But he does see some promise in both policy and practice that can both be changed, or improved, to mitigate the damage of future fires. For example, he pointed to the findings of the 2012 Fourmile Canyon Fire study released by the U.S. Forest Service.
"The report showed that some 80 percent of the homes burned from ground fires," he said. "After the fire, there were aerial photos and other studies which showed we had hundreds or thousands of slash piles left lying on the ground" after thinning by government crews or property owners.
"If you don't remove the fuel altogether from the forest, you may be removing the hazard around the house, but you make the ground fires worse. You haven't removed the hazard; you've actually just changed it."
He made the analogy of the difference between treating an illness with surgery versus doing so with a medication.
"A lot of people kind of see those (forest management) activities as surgery, a one-time thing. They think, 'If I just go and cut these trees down ... ' But it's a lot more like taking a pill, as you would take for a chronic illness. You've got to keep working on that. You're probably going to have to do that every year. And if you are not, you are not mitigating the hazard on the level you have to."
As natural as the rain
As a former reporter at the Hartford Courant, now an academic charged with the education of fellow journalists, Kodas — also an instructor at CU — is conscious of the boundaries between strictly objective news writing and advocacy.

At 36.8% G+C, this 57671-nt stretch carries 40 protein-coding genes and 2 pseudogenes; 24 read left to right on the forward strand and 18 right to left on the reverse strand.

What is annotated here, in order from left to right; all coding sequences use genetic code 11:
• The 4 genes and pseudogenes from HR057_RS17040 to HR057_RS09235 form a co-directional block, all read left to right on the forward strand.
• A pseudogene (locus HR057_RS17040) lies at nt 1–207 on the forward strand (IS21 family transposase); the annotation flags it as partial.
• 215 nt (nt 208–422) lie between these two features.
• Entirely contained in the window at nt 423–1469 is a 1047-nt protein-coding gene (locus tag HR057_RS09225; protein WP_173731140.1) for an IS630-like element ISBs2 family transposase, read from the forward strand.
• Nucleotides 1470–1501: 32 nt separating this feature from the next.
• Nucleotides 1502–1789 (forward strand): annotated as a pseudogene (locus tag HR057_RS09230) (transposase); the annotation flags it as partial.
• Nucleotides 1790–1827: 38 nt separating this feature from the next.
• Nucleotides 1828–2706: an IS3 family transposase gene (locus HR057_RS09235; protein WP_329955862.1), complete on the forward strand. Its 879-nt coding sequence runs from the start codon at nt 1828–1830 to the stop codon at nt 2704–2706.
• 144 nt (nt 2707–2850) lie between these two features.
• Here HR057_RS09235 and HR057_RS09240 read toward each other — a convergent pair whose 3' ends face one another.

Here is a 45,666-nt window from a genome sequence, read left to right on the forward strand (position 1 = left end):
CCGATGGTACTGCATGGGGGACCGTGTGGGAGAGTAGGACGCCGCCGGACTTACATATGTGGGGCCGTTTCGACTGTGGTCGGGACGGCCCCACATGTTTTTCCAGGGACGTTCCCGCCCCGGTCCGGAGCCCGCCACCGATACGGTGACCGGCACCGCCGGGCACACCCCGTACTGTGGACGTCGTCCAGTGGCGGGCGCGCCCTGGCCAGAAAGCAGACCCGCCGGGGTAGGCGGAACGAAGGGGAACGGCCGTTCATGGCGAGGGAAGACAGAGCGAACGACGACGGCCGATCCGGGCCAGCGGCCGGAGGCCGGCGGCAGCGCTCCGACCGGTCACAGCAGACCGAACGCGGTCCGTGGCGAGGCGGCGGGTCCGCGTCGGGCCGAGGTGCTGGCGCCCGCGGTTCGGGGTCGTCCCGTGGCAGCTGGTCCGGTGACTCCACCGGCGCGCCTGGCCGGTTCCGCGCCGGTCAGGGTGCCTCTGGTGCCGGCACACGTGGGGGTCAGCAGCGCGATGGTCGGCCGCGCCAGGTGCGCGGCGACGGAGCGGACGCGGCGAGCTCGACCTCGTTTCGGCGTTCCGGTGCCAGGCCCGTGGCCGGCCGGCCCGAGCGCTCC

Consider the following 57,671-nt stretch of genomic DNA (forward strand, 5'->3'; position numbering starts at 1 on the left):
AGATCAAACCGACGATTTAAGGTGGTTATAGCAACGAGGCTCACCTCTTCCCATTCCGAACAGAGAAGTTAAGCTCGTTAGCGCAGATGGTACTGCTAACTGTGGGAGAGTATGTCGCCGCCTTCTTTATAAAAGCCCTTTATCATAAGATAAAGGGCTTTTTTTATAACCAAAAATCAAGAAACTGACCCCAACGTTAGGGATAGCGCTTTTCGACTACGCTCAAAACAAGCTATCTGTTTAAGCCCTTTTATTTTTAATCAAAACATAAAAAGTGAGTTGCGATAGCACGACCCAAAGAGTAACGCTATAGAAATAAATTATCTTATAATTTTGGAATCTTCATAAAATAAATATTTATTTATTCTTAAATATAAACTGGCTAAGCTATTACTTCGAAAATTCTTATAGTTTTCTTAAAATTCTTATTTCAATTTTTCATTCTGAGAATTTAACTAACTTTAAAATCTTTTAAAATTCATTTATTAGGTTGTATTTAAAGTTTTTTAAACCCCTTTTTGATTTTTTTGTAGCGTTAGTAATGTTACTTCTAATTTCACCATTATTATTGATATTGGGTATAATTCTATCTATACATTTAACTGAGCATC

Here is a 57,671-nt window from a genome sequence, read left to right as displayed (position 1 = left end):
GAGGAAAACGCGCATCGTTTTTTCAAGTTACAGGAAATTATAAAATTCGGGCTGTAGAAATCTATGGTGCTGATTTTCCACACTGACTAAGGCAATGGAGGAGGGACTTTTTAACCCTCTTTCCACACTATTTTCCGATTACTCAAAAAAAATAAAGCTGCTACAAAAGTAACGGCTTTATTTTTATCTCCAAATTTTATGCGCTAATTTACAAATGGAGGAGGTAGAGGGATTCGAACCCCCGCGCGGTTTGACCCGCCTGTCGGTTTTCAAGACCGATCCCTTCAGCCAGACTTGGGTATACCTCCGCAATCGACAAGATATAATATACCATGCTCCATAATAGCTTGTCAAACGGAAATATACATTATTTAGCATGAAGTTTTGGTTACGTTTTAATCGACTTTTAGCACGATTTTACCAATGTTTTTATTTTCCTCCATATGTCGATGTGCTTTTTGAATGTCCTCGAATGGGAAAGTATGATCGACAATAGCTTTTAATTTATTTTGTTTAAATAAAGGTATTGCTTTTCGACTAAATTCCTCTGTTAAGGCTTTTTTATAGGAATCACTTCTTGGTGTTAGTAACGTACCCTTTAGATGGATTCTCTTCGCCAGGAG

"As a journalist, I am a very strong advocate for transparency in government, and I consider myself an advocate for the First Amendment and freedom of the press, and I am an advocate for responsiveness for agencies that use taxpayer dollars in reporting how they spend that money," Kodas said.
He sees "Megafire" as an argument for a wiser use of taxpayer dollars in society's approach to managing a natural phenomenon just about as old as the planet itself.
"I hope it has some influence on everything from the federal government, all the way down to individuals, to rethink how we deal with fire on the landscape," Kodas said, pointing out that fire-prone landscapes now are often some of the more desirable addresses.
"Everybody wants to live in Colorado, on the Front Range," he said. "We've seen this huge population increase throughout the West, and often where the hazards are much greater than the Plains or places like that.
"So yeah, I kind of hope the book would get individuals and governments to think differently about their relationship with wildfire, to recognize that wildfire is as natural to any forest as rain is and that forests need wildfire to be healthy. And as a consequence, we should think of it as a little less as a disaster every time we see smoke rising from the forest."
Charlie Brennan: 303-473-1327, firstname.lastname@example.org or twitter.com/chasbrennan